To The Barricades

As I was watching the mid-June press screening of Michael Moore’s new movie Sicko, I could almost hear the lips of the conservative bloggers and talk show hosts beginning to smack as the smell of fresh meat wafted over the media landscape. Moore, whose Bowling for Columbine won the Academy Award for best documentary, won’t disappoint. The basic premise of Sicko—that the American health care system is sick (in all senses of that adjective)—is not disputed by any serious observer.

Unfortunately, Moore can’t resist taking his point to the furthest reaches of the political landscape: Cuba. In order to show up our government and our health care industry (is that redundant?) he ferries a troop of Americans, whose health has been ruined as much by our system as by their own misfortune, to Cuba, where they are given free examinations and extremely cheap medicines. The fact that a number of these people were sickened by working at the site of the World Trade Center attacks makes Moore’s point unmistakable—when our reviled Communist enemy Fidel Castro provides better health care than we do, we ought to reexamine how we’re doing things here.

Moore, of course, never uses a needle when a cudgel will do. He frequently undermines his own arguments by not filling in the subtleties that might call his conclusions into question. In his exuberance, he provides unlimited fodder to his right wing critics and those in the pay of the medical industry. The attacks should start in earnest June 29, the day the movie is released.

The main point I took away from Sicko though, was the conclusion Moore drew from France. Yes, that France, the one that many people believe belongs alongside Iraq and Cuba in the Axis of Evil. Moore pointed to the frequent mass demonstrations in France as having a real effect on the government; those manifestations of public outrage prevent the government from being too influenced by capitalist pressure to cut social benefits. As he put it, “In France, the government is afraid of the people. In America, the people are afraid of the government.”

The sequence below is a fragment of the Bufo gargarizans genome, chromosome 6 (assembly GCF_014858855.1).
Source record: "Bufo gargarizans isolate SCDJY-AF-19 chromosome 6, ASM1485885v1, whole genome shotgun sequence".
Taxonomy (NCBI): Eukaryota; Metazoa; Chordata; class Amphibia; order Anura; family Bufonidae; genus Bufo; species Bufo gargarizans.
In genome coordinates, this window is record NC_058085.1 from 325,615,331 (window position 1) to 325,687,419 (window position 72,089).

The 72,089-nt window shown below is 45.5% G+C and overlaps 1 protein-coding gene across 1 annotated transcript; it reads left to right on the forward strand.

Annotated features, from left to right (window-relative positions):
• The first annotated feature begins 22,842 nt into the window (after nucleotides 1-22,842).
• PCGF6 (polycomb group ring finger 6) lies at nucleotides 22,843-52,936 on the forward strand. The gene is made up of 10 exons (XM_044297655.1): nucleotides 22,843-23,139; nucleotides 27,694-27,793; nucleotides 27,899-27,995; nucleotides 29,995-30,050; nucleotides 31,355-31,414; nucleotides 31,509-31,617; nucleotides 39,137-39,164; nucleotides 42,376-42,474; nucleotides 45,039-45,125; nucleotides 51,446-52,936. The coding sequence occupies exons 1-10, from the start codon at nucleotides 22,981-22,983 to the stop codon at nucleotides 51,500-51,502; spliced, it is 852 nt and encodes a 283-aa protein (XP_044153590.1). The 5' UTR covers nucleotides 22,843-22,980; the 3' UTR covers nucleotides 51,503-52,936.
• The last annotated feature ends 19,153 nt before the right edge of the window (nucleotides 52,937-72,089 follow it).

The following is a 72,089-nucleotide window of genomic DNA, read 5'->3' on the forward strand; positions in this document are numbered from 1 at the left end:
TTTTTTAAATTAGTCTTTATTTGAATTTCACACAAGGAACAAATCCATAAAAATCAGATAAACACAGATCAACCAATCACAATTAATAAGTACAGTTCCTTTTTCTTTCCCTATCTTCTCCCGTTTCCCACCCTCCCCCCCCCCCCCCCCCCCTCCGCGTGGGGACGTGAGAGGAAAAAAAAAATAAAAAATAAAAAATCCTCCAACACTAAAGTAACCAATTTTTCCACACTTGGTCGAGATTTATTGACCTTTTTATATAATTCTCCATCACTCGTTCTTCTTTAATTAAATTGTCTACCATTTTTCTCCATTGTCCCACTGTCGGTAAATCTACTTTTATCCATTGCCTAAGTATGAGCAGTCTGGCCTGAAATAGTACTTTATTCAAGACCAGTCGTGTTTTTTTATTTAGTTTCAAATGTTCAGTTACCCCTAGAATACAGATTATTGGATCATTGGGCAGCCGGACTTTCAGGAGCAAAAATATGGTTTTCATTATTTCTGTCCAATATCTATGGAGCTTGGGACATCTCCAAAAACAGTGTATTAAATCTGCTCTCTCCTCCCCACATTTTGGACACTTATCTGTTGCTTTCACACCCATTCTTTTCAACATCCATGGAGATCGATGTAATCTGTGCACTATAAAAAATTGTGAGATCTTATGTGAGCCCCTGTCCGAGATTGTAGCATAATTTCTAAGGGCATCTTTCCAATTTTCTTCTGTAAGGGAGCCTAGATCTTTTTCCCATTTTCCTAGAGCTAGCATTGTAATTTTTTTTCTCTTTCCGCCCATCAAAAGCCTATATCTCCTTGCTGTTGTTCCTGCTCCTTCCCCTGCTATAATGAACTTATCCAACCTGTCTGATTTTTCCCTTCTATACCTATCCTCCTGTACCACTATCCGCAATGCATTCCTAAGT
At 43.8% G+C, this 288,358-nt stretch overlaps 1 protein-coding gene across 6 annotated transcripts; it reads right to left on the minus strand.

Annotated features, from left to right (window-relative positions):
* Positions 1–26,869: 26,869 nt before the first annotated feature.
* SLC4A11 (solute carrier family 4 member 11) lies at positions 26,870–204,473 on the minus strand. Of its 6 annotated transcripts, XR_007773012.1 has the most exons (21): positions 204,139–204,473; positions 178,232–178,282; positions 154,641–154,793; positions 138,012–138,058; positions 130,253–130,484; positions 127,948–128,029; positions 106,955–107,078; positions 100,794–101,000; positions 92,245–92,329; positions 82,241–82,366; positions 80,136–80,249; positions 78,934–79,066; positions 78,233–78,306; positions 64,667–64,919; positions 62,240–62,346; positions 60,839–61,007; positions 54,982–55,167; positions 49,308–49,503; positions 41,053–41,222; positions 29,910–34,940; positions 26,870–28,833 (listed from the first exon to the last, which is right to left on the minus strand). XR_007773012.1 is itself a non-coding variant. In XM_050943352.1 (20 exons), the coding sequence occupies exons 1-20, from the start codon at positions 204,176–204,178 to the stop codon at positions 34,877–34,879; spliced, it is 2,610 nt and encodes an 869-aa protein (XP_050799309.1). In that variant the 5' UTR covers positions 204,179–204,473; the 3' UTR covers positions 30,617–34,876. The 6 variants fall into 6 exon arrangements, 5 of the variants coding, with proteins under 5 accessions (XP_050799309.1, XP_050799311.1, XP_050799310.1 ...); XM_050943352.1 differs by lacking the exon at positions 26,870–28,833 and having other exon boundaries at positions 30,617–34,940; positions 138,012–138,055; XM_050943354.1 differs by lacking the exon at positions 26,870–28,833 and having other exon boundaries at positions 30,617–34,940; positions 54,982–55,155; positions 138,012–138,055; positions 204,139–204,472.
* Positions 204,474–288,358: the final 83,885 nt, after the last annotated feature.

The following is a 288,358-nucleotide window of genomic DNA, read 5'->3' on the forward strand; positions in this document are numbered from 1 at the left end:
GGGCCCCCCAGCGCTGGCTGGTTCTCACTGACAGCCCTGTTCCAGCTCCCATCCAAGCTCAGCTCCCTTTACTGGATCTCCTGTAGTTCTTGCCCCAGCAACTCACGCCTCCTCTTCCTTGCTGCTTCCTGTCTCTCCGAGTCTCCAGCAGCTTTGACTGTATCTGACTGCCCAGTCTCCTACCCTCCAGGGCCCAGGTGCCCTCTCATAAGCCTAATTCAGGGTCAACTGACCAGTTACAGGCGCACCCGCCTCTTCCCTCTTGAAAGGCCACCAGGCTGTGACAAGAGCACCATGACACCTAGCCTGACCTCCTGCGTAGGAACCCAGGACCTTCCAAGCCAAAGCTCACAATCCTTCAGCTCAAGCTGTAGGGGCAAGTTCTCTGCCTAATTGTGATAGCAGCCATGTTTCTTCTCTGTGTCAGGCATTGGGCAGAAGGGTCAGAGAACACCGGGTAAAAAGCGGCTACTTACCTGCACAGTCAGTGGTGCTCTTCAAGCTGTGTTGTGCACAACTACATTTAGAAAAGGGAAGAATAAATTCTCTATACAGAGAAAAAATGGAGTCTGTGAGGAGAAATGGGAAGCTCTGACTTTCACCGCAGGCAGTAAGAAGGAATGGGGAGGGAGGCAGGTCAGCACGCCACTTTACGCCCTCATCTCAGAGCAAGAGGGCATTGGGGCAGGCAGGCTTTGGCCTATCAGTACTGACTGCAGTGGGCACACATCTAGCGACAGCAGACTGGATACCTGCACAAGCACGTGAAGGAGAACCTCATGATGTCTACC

We have 47 million Americans without health insurance. We have the leading Democratic candidate for president, who once was the primary national advocate for universal health care, now taking massive contributions from health care companies and expressing more “moderate” views. We have enshrined in law that the government which represents the people is prohibited from negotiating bulk drug prices for the benefit of its citizens. We have story after story in the mainstream press about children dying as a result of losing their health insurance. We have two recent stories in the New York Times about doctors in Minnesota taking large payments from drug companies to promote non-indicated uses for their products. And we have the local CEO of a large medical provider who wasn’t satisfied with the billion dollars he’d made by cherry picking who would get coverage and who wouldn’t, and so manipulated the dating of his stock options so he could make even more.

So, is it time to put away our “Freedom Fries” and try exercising some real freedom? Shall we take to the streets?

Not so fast.

Although my natural inclination is to recall my youth during the Vietnam war and dig out my STRIKE! T-shirt from the bottom of the attic trunk, it ain’t gonna work this time. When naïve people say that the country learned nothing from Vietnam (and that’s how we got into Iraq) they grossly underestimate how smart the guys who own the government are. They certainly have learned how to quell dissent.

The situation regarding health care is only going to change when business realizes that it’s ultimately bad for business to have an unhealthy work force. When we have economic studies that show that the country is worse off because workers are afraid to change jobs because they’ll lose their health care, when economic studies show that American companies are less competitive because they have to bear the costs of health care for their workers, and when we have studies that show that communities which are the home to large employers who don’t provide health insurance are having to bear the costs of that lack of care by subsidizing local hospitals, we might have some change. Such studies do exist, but they have no chance against the massed strength of the drug and health care companies

The health care problems of this country will only get better if the rest of the business community decides that it is in its own best interests to put gross anti-government ideology aside and throw its own economic muscle behind buying back the government. We hear all the time about how small business is the real backbone of this country. This might be our chance to find out if small business actually has one.

Let the attacks commence.